Did your grandma carry around a rain bonnet in her purse? I’m not sure if any of ours did, but a dear friend brought us a rain bonnet this week (straight from a hospital gift shop, no less). The package looks vaguely Nagelish ( you remember those from the eighties, right?), but of course, the contents are a different matter entirely.
When exactly was it ever a good idea to use a rain bonnet? Why not just a hat or an umbrella? It must be a generational thing, we just don’t understand them. Also, this is Oregon and we natives don’t even use umbrellas much because of our amphibious ability to shed water, but still, who thought these up and how did they become so ubiquitous?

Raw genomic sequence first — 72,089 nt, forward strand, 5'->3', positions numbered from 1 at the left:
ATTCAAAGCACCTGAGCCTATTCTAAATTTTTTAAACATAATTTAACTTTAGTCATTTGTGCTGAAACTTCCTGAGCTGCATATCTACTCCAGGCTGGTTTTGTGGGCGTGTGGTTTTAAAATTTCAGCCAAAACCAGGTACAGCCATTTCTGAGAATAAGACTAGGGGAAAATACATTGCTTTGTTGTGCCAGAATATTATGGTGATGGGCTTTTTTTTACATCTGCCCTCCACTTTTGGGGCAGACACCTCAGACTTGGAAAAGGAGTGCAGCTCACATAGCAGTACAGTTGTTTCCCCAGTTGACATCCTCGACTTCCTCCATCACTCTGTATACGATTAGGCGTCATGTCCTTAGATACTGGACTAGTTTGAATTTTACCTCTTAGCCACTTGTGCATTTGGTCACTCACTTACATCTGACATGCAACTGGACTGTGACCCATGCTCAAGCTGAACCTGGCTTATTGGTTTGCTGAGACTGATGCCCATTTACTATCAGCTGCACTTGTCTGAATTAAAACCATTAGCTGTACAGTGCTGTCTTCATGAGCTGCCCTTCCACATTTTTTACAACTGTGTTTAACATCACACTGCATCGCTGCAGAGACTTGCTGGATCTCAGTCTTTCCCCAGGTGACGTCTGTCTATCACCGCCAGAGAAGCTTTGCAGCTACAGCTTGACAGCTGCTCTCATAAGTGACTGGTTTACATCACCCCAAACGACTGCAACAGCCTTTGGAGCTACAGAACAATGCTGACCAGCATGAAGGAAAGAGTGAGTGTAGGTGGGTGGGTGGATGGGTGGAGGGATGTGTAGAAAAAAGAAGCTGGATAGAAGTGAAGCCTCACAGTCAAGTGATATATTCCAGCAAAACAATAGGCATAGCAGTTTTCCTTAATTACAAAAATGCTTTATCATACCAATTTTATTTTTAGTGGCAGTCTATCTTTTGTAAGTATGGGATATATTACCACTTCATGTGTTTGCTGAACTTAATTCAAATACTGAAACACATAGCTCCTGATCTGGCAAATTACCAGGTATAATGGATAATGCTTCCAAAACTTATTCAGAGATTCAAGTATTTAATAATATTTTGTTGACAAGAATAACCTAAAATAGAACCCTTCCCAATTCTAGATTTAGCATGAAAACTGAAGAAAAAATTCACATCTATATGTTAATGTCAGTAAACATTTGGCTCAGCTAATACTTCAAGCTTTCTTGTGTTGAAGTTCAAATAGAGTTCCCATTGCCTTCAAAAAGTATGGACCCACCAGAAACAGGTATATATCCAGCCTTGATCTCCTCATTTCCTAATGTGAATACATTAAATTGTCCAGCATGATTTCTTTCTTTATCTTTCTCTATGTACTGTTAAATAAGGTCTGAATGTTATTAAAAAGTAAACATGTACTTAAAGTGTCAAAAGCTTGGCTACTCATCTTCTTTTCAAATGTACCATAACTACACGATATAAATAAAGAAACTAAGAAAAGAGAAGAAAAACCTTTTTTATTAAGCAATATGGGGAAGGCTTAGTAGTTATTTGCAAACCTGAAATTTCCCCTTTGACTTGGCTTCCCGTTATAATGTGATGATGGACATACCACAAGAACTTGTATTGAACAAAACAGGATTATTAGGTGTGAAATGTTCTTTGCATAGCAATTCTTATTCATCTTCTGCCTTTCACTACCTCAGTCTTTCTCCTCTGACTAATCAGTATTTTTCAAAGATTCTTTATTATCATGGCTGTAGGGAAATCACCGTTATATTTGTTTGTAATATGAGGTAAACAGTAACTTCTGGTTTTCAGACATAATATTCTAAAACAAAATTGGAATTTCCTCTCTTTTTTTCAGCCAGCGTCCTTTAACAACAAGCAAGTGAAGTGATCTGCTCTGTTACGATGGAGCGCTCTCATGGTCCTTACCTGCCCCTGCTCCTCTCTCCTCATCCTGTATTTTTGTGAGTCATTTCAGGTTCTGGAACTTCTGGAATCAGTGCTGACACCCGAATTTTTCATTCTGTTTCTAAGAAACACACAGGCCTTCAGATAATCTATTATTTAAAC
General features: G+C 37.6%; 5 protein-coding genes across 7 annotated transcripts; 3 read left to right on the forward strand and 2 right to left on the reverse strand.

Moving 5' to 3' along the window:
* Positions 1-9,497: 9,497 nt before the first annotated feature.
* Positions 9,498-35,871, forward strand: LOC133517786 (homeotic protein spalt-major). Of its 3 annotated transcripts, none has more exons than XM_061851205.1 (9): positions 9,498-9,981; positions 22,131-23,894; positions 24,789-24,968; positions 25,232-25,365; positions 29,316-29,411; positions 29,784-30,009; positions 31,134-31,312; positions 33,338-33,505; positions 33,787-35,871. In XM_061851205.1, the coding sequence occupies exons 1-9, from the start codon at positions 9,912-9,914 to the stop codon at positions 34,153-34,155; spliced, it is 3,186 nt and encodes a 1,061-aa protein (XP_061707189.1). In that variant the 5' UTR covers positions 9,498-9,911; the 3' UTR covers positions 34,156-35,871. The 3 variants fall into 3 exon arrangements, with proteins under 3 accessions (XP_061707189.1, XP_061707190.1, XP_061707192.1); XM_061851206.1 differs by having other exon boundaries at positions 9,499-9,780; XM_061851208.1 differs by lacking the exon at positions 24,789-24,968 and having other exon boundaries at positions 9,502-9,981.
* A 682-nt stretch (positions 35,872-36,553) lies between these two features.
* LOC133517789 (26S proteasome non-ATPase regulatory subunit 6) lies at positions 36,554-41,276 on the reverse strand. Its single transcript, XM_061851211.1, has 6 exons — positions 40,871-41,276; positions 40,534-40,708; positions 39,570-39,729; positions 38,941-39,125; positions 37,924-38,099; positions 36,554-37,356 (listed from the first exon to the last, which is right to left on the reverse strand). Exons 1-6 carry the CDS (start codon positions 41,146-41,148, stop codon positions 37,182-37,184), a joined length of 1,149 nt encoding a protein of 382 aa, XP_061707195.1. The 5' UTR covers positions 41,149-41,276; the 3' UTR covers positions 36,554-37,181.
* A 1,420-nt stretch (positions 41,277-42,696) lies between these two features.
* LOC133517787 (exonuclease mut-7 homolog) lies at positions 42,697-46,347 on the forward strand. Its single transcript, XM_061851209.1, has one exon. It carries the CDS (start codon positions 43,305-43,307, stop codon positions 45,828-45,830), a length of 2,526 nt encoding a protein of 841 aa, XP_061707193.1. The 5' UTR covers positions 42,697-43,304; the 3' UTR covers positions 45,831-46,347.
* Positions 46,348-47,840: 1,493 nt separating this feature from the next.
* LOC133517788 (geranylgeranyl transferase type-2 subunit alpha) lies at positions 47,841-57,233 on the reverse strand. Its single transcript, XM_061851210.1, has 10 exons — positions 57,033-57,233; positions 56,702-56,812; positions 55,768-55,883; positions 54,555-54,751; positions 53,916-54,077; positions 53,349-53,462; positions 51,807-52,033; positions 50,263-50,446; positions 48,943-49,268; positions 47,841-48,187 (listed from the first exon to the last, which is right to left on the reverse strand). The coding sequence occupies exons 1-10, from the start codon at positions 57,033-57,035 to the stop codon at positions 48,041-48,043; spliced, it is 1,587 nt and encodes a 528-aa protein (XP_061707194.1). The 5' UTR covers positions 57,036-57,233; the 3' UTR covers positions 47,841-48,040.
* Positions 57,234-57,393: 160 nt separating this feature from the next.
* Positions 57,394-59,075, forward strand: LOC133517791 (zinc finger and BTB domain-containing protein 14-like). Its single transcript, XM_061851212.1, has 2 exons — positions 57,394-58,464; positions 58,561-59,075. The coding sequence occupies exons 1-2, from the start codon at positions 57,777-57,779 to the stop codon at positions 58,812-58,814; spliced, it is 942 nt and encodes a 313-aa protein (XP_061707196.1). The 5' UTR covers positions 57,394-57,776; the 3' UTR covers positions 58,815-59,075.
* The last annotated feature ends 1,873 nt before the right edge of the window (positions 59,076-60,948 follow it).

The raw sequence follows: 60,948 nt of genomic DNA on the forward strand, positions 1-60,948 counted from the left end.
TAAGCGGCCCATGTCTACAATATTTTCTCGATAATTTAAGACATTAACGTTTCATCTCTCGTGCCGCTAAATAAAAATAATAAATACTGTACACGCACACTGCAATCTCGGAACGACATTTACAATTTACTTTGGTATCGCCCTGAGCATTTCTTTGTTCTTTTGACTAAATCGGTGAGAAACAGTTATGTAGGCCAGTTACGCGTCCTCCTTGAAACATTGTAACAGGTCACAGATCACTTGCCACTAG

As Judy Markey said in the Chicago Sun-Times, “There is no other reason to wear a plastic rain bonnet than to preserve a head full of thoroughly curled, thoroughly sprayed, thoroughly immobilized, rigidized, petrified hair. And when you get into the land where HARD HAIR PRESERVATION seems like a reasonable and nifty thing to do . . . well then what? Can subscribing tobe far behind?”
Now, I don’t actually know anyone who uses a rain bonnet, but someone must, or they wouldn’t still be available. I guess they used to be cool, as these cute little numbers on Ebay demonstrate. Maybe we could start a rain bonnet revival, you know, bring them back in popular graphic prints and snazzy shapes — skulls, daisies, polka dots? Maybe our grandkids will buy them at Claire’s. Designers, start your computers, we have a challenge for you. Maybe Amy Winehouse could use one for her poor, tortured coif or Britney for her wigs — after all it kind of goes with the new British accent…
Thanks Helena for the great pics of the Queen! If She can wear a rain bonnet, maybe I can, too!